Understanding Boba Fett In the ‘Star Wars’ Universe

in Star Wars

boba fett with blaster

Credit: Lucasfilm

Who is Boba Fett?

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Credit: Lucasfilm

Boba Fett is unique in the Star Wars Universe. Fans regard him as one of the most popular characters in Star Wars canon, while he’s also one of the most mysterious. As a bounty hunter, he was feared and respected across the galaxy throughout much of the Skywalker Saga timeline, where he worked under the direction of many notorious crime bosses like Jabba the Hutt. He also famously captured Han Solo (Harrison Ford) in the original trilogy, delivering him to Sith Lord Darth Vader, who had Solo encased in carbonite.

Boba Fett has most recently moved the pop culture needle with his seismic, fan-favorite arc on The Mandalorian Season 2. He appeared in five episodes alongside Din Djarin (Pedro Pascal), Grogu (AKA Baby Yoda), and bounty hunter ally Fennec Shand (Ming-Na Wen). The legendary bounty hunter thrilled Disney+ audiences with a surprise post credits scene following the The Mandalorian Season 2 finale episode, announcing a new spinoff series, The Book of Boba Fett.

Fett’s biography is complicated, and his “book” still has a lot of blank pages left to be filled. Let’s dig into Boba Fett’s history to get an understanding of his place in the Star Wars Universe.

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Credit: Lucasfilm

Boba Fett’s History Explained

Boba Fett is a human – an unaltered genetic clone of legendary Mandalorian bounty hunter Jango Fett. Jango Fett was so highly regarded as a bounty hunter of unequaled skill and proficiency that his genetic makeup was used as the template for the clone troopers of the Grand Army of the Republic. The genetic structure of the clone troopers was altered to make the clones less independent and more compliant to orders.

As part of his agreement to act as the clone genetic template, it was arranged that Jango Fett would receive an unaltered clone of himself to raise as his son. Boba Fett was created on planet Kamino in 32 BBY, along the rest of the clone army. Unlike the other clones, Boba Fett was not modified in any way, making him Jango Fett’s identical clone.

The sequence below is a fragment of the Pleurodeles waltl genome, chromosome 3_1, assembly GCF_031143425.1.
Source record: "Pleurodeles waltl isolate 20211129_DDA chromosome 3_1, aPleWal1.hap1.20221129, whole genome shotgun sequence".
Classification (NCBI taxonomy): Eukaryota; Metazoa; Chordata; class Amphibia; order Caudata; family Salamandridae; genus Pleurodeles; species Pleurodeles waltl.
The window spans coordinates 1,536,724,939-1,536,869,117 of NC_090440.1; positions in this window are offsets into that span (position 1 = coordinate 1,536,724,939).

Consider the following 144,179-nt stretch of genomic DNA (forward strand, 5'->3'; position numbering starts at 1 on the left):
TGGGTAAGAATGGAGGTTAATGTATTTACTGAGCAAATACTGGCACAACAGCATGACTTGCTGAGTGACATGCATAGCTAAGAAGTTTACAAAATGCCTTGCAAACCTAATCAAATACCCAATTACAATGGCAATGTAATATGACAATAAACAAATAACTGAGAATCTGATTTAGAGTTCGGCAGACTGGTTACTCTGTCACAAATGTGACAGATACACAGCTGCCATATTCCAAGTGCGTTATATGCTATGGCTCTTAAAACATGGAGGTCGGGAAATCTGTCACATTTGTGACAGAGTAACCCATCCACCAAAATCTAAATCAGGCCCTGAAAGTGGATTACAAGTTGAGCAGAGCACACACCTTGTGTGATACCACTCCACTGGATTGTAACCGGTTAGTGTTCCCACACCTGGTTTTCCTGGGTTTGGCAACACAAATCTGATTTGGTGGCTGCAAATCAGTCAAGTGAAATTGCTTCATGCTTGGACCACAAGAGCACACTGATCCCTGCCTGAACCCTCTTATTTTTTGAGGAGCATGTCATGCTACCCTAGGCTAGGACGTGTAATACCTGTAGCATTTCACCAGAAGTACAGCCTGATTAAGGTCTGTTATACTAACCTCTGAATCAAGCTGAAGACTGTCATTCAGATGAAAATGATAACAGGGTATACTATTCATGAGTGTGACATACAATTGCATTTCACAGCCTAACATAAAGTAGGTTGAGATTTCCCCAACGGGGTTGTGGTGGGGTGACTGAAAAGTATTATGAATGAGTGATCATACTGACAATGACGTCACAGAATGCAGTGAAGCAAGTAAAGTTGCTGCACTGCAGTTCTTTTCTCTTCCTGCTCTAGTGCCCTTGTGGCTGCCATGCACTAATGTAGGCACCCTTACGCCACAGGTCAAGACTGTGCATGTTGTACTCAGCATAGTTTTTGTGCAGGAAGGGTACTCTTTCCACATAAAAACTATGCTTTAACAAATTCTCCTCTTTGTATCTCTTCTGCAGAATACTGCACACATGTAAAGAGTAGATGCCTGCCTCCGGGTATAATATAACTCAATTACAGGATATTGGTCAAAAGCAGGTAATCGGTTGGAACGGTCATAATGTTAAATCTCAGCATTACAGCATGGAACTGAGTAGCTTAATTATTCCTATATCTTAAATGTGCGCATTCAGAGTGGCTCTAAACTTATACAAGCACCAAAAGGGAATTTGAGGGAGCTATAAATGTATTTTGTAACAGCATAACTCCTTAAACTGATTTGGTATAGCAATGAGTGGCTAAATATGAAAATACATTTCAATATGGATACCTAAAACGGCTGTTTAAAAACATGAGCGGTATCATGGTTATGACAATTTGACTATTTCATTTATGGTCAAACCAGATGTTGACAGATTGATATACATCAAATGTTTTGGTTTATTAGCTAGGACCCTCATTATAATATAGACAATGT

This agreement was made between Sith Lord, Darth Tyranus, better known in the Star Wars universe as Count Dooku. Dooku secretly plotted to create the clone troopers while serving his master Darth Sidious / Emperor Palpatine. This storyline was introduced in the Star Wars prequel trilogy, coming to a head in Episode II: Attack of the Clones (2002.)

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Credit: Lucasfilm

Attack of the Clones featured the Battle of Geonosis, a conflict that marked the beginning of the Clone Wars. Early in the storied battle on Geonosis, Jango Fett (Temuera Morrison) was killed after a confrontation with Jedi Knight, Mace Windu (Samuel L. Jackson) while young Boba Fett (Daniel Logan) watched from across the battlefield.

Boba Fett was trained in combat from the time he was a child, and followed in his father’s footsteps. He became one of the most famous — and feared — bounty hunters in the galaxy, as his legendary decades-long career took him from the dismantling of the Galactic Republic to the ascension of the Galactic Empire.

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Credit: Lucasfilm

Boba Fett struck a chord with audiences during his very first Star Wars cinematic appearance in Star Wars Episode V: The Empire Strikes Back. Known for his distinctive green Mandalorian armor, helmet, and array of gadgets and weaponry, Boba Fett was a character that immediately connected with Star Wars fans.

When Boba Fett’s story crossed over with The Mandalorian Season 2, fans were beyond excited. As he assisted Din Djarin in rescuing the foundling Grogu, formerly known as Baby Yoda, the Star Wars fandom learned that Jango Fett, Boba’s father, was a foundling – just like both Djarin and Grogu had been.

With all of the DNA The Book of Boba Fett will share with The Mandalorian – including shared characters and storylines – it’s likely we’ll continue to see the two Disney+ series crossover, although Lucasfilm executives have not officially confirmed that any specific characters will appear in both The Book of Boba Fett and The Mandalorian Season 3 at this time.